Connections: The Egg and I

“Just tell her it’s fish.”

For the better part of the school year, when I was in seventh grade, I went to my Great Aunt Elizabeth’s house for lunch. Uncle Chiel, a formidable presence, had lunch at the same time, and I would watch with shock and awe as he devoured an assortment of strange meats and offals like calves brains. I always was served scrambled eggs and white-bread toast with grape jelly.

My aunt, my maternal grandfather’s sister, was a simple woman with a calm demeanor and severely pulled-back black hair. Her English name may have been an inapt translation of Laika, the name we called her. (I just Googled “Laika” and learned that it was the name of a Soviet space dog who was the first animal to orbit the Earth. Oh, well, I loved my Tante Laika.)

There were always plenty of fresh eggs to be had when I was a child, although the chicken coups on the family farm had been turned into cabins for summer renters. Today, as it turns out, more than one of my relatives hereabouts keep laying hens. It therefore wasn’t a total surprise when I came home the other day to find three light-brown eggs, which must have been laid that morning, in a plastic container on the kitchen table. That day I ate scrambled eggs for lunch, along with delicious Breadzilla sourdough and blueberry jam. The bread, I must admit, was a step up from my seventh-grade usual.

No butter was used for scrambling eggs at my Tante Laika’s house, and I can’t help but wonder if she used chicken fat while preparing meats for her husband. I could experiment with that some day, I suppose, but it doesn’t sound promising: schmaltz and calves brains? Schmaltz and beef tongue? On second thought, no.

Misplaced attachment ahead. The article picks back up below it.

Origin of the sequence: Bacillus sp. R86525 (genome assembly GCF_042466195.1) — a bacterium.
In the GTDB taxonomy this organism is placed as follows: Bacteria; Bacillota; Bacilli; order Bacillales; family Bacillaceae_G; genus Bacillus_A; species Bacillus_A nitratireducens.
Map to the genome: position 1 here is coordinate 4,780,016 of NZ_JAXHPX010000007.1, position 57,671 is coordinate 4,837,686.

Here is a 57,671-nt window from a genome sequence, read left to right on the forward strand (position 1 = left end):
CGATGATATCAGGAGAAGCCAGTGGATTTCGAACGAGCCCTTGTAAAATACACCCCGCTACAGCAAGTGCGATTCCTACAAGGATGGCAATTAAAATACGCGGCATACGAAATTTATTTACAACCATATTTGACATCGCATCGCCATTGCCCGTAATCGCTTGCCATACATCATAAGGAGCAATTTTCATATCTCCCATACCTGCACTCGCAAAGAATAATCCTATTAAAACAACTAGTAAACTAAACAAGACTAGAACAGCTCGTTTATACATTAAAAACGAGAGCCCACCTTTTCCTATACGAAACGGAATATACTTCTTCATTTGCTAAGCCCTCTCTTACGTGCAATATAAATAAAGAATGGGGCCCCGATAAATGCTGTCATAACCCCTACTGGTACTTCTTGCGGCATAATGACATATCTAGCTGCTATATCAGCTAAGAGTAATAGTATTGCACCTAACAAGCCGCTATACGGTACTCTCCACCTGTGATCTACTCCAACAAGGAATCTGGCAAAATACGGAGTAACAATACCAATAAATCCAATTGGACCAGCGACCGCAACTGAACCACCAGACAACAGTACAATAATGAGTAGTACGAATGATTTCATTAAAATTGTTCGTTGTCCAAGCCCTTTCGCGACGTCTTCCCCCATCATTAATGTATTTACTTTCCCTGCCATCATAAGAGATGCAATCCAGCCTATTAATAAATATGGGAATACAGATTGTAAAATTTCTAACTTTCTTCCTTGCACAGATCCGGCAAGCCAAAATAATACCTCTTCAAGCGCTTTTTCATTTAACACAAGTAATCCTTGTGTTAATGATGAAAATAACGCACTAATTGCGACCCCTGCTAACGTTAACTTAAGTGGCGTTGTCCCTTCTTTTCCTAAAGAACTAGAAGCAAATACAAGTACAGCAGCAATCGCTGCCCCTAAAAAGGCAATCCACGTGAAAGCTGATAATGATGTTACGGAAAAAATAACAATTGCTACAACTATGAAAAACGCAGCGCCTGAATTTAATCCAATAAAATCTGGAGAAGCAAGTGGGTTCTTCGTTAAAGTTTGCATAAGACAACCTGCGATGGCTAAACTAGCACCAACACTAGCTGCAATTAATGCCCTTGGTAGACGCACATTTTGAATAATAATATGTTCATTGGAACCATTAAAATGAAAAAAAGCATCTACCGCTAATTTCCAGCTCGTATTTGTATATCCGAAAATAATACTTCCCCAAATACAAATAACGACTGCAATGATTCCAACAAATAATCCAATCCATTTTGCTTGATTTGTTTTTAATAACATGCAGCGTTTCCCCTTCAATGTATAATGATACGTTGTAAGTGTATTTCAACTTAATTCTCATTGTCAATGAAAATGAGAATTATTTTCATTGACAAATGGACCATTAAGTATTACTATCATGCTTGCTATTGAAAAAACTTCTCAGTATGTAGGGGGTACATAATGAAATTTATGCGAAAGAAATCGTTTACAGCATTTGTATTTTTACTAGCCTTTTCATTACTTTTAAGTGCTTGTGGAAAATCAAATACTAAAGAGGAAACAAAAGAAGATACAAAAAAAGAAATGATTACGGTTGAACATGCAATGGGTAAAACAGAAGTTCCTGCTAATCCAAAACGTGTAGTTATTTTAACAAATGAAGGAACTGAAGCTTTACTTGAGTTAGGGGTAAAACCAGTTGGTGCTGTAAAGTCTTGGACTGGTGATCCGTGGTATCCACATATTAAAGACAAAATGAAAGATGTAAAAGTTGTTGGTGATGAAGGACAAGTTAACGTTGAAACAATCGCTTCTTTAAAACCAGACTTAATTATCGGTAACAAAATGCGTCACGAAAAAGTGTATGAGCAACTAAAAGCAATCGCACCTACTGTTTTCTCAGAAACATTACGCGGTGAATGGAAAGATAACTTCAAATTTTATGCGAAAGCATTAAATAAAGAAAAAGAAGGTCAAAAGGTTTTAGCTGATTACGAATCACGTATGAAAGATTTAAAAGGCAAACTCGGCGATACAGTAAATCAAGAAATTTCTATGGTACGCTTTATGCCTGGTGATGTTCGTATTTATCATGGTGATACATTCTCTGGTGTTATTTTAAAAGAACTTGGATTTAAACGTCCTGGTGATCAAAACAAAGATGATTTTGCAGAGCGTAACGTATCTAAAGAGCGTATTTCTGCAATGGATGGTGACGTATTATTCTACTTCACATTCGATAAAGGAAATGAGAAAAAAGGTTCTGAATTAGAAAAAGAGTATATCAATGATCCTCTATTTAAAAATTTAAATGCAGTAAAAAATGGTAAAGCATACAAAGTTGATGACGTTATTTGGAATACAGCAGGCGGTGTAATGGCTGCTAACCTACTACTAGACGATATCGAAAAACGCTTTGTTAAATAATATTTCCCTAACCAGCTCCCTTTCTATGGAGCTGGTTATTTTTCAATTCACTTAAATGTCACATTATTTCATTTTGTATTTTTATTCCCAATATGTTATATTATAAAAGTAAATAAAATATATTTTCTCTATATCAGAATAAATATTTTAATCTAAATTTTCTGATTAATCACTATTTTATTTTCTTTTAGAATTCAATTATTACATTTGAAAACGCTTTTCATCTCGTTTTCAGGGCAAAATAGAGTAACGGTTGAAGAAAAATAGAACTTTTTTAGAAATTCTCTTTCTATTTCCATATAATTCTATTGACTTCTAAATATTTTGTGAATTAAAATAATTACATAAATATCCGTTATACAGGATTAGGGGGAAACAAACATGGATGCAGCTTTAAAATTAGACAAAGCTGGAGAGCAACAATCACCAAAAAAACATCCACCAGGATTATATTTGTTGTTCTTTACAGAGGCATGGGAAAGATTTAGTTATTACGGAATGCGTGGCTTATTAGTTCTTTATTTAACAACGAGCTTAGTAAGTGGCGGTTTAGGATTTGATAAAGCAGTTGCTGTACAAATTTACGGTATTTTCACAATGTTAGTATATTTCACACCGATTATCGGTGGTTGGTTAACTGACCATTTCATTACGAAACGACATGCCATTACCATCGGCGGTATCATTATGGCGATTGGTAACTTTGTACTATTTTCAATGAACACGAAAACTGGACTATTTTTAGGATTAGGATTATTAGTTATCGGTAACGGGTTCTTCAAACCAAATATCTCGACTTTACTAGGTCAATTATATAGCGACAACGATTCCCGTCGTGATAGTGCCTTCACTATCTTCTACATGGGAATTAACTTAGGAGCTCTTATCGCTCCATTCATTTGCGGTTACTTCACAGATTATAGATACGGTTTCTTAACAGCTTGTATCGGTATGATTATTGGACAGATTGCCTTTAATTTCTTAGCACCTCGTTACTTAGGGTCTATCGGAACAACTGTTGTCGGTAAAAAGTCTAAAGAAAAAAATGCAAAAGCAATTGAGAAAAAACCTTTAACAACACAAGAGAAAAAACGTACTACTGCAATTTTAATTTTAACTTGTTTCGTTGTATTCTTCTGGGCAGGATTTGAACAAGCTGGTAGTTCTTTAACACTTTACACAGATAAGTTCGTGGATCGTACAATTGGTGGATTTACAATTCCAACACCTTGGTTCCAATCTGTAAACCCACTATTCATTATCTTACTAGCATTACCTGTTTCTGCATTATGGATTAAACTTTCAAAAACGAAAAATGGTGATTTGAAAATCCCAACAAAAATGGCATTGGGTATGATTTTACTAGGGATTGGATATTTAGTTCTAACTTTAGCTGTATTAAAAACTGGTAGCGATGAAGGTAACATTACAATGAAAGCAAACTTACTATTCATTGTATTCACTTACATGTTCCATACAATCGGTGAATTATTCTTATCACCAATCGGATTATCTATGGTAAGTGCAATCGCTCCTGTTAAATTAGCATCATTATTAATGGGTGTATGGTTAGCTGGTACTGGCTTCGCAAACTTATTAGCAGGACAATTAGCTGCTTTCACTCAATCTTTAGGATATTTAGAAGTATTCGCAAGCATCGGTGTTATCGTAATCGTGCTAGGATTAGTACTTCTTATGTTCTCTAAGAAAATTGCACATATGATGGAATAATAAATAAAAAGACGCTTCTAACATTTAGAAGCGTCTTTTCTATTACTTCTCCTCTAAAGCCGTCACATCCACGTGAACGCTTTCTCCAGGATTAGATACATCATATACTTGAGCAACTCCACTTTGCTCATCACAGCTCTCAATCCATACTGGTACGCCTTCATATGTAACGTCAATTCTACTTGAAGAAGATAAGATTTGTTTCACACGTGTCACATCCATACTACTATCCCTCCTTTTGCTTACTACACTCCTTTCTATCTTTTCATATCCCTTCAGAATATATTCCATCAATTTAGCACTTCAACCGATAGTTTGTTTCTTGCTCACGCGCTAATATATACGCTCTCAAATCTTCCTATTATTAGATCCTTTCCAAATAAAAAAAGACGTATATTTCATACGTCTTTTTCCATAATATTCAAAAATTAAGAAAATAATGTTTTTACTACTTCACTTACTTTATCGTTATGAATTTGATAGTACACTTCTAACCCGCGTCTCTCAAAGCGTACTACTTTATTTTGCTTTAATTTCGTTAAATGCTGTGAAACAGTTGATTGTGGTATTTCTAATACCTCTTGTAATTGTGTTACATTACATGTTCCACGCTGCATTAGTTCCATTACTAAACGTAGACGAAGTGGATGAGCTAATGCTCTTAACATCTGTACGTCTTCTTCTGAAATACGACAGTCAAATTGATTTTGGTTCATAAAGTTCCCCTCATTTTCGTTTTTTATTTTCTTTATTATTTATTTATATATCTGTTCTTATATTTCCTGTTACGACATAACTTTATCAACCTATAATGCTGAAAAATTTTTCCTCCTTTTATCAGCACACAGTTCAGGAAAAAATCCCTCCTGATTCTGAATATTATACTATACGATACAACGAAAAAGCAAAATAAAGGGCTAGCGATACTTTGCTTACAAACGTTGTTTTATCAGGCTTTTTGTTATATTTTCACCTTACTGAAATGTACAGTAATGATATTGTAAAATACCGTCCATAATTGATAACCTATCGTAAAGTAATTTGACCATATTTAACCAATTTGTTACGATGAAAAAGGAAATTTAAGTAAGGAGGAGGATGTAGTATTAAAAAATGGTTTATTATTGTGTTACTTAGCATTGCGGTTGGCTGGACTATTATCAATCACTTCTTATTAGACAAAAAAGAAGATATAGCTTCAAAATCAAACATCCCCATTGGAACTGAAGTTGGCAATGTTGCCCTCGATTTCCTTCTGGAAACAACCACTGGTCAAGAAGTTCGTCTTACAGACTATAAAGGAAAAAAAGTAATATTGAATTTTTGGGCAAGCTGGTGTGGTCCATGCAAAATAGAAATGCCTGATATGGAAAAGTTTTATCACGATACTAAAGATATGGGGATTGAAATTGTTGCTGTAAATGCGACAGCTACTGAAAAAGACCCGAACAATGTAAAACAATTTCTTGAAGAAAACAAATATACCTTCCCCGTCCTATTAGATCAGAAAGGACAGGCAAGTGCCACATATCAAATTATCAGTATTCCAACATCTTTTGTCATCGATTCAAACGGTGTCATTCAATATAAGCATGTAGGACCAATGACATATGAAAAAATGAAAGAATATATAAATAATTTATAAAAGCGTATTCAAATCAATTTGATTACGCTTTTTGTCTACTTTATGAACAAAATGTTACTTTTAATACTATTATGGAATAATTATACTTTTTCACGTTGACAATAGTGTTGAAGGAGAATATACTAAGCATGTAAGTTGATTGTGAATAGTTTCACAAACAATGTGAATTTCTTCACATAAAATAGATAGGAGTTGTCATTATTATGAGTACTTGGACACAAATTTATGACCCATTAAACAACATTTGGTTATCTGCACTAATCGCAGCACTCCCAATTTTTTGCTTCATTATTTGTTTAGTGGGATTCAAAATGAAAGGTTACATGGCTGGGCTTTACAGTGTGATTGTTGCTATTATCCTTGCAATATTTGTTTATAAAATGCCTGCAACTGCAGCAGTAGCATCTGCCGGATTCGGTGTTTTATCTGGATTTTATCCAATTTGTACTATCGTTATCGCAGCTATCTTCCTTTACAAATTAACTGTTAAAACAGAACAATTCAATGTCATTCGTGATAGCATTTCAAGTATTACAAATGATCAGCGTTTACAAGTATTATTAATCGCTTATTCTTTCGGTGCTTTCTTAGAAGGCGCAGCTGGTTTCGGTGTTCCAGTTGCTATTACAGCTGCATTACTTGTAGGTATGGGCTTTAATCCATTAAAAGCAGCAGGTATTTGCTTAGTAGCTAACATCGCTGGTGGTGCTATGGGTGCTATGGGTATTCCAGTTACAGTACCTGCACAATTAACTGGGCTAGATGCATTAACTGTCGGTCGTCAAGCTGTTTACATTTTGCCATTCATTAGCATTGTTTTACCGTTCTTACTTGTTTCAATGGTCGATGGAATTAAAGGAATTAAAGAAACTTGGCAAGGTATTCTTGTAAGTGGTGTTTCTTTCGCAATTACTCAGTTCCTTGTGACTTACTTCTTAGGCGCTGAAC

The first time I ate bacon and eggs, I was having lunch with a cousin whose parents, unlike mine, had long since given up keeping kosher. Uncle Sid was totally Americanized and known for grilling steaks. As we sat down to eat that morning, my cousin, knowing my family kept kosher and realizing that her mother, my Aunt Kate, was making bacon and eggs, went into the kitchen to warn, in a loud whisper, that it would be a mistake to serve me bacon. I’ve never forgotten what Aunt Kate said: “Just tell her it’s fish.” Honestly, that’s what she said! I was young and I guess she thought I would believe anything.

I pretended not to have heard, and it was anarchy from then on out. How can you go back, once you’ve tasted bacon?

At Douglass College, in New Brunswick, N.J., I had a part-time job in a restaurant frequented by Johnson and Johnson factory employees who went to work at dawn and liked boiled beef and potatoes for lunch, before noon. How antediluvian that sounds today. Who eats boiled meat, unless it is St. Patrick’s Day? Lunch nowadays is a far cry from scrambled eggs, with or without bacon; we tend to eat things that once were unusual but are now readily available. Sushi, parsnips, bulghur, hummus, feta, Moroccan tagines. . . . 

However, I am told that the family hens have been laying like little maniacs, and if relatives are going to make a habit out of dropping off freshly laid eggs, I am going to go back to scrambling more often. Maybe I’ll eat them with green-chili sauce, or stewed tomatoes and peppers, though, instead of grape jelly.